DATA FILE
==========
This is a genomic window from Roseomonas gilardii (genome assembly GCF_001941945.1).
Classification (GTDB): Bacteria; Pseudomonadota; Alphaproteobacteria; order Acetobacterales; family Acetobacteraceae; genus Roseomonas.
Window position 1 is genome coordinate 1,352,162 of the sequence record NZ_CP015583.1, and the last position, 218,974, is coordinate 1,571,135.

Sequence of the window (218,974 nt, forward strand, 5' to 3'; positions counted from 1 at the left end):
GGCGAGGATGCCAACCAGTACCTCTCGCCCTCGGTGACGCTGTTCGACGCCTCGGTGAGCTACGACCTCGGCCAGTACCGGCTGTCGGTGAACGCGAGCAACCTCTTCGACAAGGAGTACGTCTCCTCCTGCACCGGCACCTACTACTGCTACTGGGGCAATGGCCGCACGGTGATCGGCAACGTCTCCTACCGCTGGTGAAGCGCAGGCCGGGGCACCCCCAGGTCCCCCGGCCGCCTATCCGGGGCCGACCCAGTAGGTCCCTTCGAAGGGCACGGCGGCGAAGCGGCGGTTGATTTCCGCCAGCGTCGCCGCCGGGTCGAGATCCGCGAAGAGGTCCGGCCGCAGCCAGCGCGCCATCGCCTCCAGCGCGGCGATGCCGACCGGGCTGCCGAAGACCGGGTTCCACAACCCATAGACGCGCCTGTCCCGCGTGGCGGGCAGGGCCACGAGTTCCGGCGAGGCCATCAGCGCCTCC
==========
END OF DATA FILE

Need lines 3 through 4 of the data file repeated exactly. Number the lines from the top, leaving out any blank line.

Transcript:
Window position 1 is genome coordinate 1,352,162 of the sequence record NZ_CP015583.1, and the last position, 218,974, is coordinate 1,571,135.

Sequence of the window (218,974 nt, forward strand, 5' to 3'; positions counted from 1 at the left end):